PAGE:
Africa is home to the gorilla, a Great Ape found nowhere else on Earth. There are five sub-species of these primates living in the forests of central Africa – in Nigeria, Cameroon, Central African Republic, Equatorial Guinea, Gabon, Angola, the two Congo republics, Rwanda and Uganda.
The highly endangered Mountain gorilla is restricted to just two highland areas on the borders of Uganda, Rwanda and Congo. Deforestation, poaching, human disease and war once took them to the brink of extinction, but a census in 2004 identified an increase in numbers in recent years. Still only a few hundred Mountain gorillas remain in the wild, and since there are none in captivity, the future of the entire species depends on their survival.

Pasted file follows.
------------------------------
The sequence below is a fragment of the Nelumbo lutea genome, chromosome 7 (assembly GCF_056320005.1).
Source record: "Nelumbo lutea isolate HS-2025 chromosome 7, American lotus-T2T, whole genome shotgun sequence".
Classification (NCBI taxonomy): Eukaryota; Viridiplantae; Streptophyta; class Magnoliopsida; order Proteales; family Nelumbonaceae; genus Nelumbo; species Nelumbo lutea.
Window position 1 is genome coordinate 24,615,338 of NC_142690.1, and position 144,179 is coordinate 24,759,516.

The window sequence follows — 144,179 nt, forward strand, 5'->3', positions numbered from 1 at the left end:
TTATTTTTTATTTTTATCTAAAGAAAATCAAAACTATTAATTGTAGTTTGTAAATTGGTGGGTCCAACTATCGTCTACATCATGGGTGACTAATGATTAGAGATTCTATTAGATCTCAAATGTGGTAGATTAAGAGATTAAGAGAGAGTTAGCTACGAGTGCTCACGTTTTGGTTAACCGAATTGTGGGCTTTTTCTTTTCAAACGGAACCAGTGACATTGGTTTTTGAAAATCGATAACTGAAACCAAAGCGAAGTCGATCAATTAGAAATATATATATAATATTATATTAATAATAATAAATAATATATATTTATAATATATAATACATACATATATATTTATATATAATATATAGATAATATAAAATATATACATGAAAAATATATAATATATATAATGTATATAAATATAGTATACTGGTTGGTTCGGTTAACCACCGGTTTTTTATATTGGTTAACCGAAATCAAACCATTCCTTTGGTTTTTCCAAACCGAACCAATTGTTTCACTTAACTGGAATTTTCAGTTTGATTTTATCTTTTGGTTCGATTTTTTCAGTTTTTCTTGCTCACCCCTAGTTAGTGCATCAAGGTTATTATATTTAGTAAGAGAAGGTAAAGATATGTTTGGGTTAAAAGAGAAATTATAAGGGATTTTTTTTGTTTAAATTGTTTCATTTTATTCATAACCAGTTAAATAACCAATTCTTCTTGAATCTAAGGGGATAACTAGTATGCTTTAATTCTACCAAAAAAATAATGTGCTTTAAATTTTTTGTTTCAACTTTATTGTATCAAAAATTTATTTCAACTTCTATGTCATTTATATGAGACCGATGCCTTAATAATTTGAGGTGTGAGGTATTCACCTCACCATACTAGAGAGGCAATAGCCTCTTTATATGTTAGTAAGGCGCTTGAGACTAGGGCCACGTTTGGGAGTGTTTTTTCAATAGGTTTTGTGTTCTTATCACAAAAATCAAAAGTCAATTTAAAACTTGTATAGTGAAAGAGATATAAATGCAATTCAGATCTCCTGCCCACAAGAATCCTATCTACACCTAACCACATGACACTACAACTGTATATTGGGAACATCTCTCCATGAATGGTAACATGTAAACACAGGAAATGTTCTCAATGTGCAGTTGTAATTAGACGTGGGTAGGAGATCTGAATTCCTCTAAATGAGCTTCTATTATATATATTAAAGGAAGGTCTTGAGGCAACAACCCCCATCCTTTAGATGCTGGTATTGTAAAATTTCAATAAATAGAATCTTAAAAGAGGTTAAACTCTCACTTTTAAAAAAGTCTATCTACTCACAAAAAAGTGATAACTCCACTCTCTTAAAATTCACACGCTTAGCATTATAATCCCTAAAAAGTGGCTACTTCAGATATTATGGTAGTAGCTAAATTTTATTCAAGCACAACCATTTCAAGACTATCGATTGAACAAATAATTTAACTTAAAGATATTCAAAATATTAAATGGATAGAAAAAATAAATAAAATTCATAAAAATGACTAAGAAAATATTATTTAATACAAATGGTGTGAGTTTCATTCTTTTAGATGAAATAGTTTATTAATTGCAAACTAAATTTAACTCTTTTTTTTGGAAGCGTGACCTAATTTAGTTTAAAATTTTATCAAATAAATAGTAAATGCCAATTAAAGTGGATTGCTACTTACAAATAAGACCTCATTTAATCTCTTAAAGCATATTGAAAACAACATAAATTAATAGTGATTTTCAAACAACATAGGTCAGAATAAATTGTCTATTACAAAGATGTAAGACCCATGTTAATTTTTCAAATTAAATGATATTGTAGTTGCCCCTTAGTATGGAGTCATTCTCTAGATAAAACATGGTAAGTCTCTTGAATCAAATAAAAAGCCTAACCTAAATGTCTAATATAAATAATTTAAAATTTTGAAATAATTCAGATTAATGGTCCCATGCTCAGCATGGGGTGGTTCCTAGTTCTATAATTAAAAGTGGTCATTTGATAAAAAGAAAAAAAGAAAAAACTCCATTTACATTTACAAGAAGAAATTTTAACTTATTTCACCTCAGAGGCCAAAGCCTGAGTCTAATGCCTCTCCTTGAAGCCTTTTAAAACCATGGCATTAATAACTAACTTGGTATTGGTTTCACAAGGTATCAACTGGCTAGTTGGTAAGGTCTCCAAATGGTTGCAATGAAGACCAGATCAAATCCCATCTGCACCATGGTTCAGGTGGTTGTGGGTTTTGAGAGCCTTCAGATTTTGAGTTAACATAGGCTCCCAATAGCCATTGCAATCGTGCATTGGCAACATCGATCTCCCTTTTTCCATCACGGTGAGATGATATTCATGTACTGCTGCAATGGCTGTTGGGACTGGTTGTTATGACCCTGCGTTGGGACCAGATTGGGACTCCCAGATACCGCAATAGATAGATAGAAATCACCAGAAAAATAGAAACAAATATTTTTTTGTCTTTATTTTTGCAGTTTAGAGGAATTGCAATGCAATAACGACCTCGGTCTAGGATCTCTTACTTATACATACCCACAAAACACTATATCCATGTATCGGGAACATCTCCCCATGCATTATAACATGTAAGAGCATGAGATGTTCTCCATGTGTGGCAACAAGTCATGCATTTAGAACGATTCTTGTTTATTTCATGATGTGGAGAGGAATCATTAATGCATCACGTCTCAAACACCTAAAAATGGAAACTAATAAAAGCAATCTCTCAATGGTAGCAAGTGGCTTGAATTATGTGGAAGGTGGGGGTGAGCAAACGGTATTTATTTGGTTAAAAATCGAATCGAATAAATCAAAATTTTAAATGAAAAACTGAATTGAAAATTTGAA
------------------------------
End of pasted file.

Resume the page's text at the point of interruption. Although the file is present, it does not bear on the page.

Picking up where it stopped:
Though still classified as endangered, the Lowland gorilla (photos right) is far more numerous than its mountain cousin, with a combined wild population of around 120,000, on the eastern and western rims of the Congo Basin. Though,they too face extinction.
None of the three great apes is considered ancestral to modern man, Homo sapiens, but they remain the only other type of extant primate with which human beings share such close physical characteristics [see photos, right]. From them we may learn much concerning the behavior of our earliest primate prototypes, because behavior, unlike bones, teeth, or tools, does not fossilize.” – Dian Fossey
- Mountain Gorilla
- Grauer’s Gorilla
- Western Lowland Gorillas
- Cross River Gorillas